Hi Harriet, Welcome to No Mum Is An Island. I am a great believer that no mum (or dad) should have to do everything herself, we can’t possibly know it all, and we need all the support we can get, there is a wealth of information out there to help us upgrade our parenting experience, to make our lives easier and this website is a hub for just that! We love you have upgraded your life by stating to tackling climate change and encouraging others to do the same.
Can you tell us what climate change and global warming mean?
Simply put, GLOBAL WARMING is the increase of the Earth’s average surface temperature, due to a buildup of greenhouse gases in the atmosphere.
CLIMATE CHANGE is a broad term that refers to long-term changes in climate, including average temperature and precipitation.
Here’s a little more detail to help explain why a buildup of greenhouse gases is important to understand. Greenhouse gases do occur naturally. There are many types of greenhouse gases, some of the most common are nitrogen, carbon dioxide, methane, nitrous oxide and water vapor. These gases aren’t “bad” and in fact serve to keep our planet at a very hospitable temperature that supports all kinds of life, including our own. However, as we increase the amount of these gases in the atmosphere thorough human or anthropogenic ways – anthropogenic is just a technical term for human caused – we are making our atmosphere thicker, trapping the suns radiation and heating up the planet. It’s kind of like putting a warm blanket around you; this blanket traps your body heat, making it warmer under the blanket than it would have been without it.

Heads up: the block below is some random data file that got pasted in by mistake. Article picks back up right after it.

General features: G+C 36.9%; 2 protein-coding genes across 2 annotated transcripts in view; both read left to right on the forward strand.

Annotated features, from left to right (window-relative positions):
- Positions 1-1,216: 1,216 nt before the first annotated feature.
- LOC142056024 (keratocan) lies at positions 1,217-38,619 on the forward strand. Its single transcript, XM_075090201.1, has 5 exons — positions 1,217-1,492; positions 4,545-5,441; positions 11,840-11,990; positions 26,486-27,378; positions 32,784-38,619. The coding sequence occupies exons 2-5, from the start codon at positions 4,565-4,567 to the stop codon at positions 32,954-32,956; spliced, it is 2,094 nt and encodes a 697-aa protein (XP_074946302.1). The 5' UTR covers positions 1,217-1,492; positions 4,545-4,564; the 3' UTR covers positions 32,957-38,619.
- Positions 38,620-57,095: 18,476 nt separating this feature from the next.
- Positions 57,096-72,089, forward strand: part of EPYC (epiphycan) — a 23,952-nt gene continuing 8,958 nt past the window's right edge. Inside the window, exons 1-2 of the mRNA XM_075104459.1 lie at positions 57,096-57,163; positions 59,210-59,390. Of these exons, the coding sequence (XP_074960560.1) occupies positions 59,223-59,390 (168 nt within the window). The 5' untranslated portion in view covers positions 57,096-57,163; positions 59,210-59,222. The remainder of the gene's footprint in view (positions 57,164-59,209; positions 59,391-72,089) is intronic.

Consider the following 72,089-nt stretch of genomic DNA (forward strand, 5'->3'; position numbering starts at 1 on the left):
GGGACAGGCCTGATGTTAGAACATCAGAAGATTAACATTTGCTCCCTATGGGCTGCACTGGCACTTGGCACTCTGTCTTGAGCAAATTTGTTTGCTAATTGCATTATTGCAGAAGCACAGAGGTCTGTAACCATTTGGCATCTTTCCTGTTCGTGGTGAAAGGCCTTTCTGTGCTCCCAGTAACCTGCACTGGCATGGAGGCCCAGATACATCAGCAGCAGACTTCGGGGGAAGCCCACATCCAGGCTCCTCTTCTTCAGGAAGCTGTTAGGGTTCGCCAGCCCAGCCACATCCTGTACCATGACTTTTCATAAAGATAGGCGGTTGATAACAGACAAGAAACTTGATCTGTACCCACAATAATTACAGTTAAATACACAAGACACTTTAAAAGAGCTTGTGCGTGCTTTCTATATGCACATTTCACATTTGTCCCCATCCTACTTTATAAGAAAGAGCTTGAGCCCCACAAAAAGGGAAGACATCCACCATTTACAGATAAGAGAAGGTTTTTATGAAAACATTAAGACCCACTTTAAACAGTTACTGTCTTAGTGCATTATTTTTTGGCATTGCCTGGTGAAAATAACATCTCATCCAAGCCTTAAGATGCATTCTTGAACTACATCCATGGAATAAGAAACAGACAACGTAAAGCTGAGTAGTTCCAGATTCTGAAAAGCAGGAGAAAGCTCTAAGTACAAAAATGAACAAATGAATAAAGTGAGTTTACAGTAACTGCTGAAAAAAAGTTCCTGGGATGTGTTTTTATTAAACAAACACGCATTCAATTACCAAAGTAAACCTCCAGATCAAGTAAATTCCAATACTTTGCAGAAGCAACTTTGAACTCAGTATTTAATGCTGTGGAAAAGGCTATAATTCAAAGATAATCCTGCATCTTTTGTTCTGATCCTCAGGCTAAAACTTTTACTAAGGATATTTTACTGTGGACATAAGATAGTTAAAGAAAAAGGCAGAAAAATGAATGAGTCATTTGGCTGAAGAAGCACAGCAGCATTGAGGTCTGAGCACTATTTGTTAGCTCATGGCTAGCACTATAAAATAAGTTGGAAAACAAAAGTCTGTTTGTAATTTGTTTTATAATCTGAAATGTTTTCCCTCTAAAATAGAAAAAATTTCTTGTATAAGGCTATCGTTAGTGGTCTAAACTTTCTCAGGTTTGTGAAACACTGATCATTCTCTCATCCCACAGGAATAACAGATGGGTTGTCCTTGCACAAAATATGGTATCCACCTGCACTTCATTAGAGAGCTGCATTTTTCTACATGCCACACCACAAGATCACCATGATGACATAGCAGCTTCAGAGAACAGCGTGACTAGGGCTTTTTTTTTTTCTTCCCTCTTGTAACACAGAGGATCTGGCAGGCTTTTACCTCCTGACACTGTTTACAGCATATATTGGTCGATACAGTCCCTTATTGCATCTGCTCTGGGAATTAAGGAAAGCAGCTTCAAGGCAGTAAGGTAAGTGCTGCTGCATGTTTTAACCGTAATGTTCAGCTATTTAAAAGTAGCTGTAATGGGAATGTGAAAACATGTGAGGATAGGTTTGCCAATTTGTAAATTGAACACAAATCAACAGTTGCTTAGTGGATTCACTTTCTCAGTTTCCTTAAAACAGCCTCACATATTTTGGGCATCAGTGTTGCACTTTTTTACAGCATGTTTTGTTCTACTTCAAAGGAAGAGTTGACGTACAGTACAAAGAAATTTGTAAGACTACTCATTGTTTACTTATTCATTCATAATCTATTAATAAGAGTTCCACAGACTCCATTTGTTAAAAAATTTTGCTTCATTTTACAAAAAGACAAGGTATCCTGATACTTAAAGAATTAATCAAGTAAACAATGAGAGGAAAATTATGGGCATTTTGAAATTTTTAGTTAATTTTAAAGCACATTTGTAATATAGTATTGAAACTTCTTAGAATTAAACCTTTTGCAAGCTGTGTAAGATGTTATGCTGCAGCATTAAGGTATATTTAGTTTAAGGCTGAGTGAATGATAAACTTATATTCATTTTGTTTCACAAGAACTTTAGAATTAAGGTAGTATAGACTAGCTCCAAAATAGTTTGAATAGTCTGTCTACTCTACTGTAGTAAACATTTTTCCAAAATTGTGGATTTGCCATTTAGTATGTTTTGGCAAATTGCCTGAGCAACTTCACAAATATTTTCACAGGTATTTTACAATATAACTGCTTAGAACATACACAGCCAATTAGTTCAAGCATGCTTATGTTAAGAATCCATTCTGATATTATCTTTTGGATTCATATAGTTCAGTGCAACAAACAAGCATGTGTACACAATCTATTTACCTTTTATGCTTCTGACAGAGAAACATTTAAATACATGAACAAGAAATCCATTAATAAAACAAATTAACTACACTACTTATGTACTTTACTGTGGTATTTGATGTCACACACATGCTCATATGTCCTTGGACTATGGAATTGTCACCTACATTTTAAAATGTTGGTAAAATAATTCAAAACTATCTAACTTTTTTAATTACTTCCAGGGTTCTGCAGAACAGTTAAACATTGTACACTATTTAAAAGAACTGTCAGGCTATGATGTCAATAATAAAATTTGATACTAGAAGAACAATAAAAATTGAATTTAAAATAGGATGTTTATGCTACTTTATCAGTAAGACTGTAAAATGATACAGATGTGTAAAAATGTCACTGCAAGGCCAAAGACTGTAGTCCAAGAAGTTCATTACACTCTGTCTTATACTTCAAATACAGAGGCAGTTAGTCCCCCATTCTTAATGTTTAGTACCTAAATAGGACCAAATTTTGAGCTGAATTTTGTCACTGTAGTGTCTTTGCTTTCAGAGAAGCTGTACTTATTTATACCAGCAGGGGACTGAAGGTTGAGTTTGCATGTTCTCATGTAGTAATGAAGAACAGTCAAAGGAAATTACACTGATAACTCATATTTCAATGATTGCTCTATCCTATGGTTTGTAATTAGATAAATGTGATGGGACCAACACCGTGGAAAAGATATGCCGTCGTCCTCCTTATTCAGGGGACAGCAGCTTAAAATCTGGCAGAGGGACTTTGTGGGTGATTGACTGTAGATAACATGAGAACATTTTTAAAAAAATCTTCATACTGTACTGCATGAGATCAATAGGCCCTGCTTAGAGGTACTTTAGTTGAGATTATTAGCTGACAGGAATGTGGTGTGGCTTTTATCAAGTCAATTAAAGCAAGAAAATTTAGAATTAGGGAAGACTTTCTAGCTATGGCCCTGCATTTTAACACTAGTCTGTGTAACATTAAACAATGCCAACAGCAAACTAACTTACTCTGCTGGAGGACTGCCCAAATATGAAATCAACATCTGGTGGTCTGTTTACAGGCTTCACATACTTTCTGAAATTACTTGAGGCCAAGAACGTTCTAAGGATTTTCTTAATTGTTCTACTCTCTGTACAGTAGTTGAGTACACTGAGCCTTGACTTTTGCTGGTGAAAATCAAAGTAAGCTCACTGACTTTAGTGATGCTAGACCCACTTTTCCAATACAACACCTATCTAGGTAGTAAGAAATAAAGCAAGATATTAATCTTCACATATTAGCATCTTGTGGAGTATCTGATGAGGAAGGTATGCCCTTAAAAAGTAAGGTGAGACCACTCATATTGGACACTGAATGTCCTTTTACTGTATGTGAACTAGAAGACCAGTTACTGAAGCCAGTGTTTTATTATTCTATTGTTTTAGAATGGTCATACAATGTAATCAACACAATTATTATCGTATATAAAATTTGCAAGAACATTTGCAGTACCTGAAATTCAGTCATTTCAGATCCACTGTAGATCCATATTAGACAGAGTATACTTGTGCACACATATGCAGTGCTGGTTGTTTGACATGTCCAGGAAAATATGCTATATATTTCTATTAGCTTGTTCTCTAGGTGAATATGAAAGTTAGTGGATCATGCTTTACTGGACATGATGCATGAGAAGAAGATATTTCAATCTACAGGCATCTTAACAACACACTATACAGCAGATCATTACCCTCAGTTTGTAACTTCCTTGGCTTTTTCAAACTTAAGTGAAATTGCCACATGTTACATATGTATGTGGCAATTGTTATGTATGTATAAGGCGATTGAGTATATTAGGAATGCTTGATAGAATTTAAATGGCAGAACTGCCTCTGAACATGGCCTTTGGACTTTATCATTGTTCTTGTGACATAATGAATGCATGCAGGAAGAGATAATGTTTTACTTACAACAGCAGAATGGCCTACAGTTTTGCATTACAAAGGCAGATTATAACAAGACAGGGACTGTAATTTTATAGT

Climate change is really big when a family looks at their impact, how do we even start addressing this without getting overwhelmed?
So true, in fact it definitely seems like at times it would be easier to just close our eyes to the realities in front of us than acknowledge the emergency we face. But once we do acknowledge what’s in front of us, what is that driving force that won’t let you look away? This too, I believe needs to be addressed as a parent, before we bring in our kids to the conversation. Have we dealt with the grief, our hope, or how we plan to build resolve? I think it is important to examine all three. Validating your feelings so you can move to the next stage, action. This means allowing yourself to feel the immense grief that comes with the understanding of what is happening to us and our children now. Then, by taking climate action that builds solutions, we are showing our children that even if it’s hard work, there are ways to move forward; all is not lost, we cannot nor will we give up. Sharing opportunities and paths they can take, stories of success, creative and positive actions, all will build active hope and shore up our resolve and our chidrens to keep moving forward.
How do we have this conversation with our kids so they understand the enormity but are not afraid?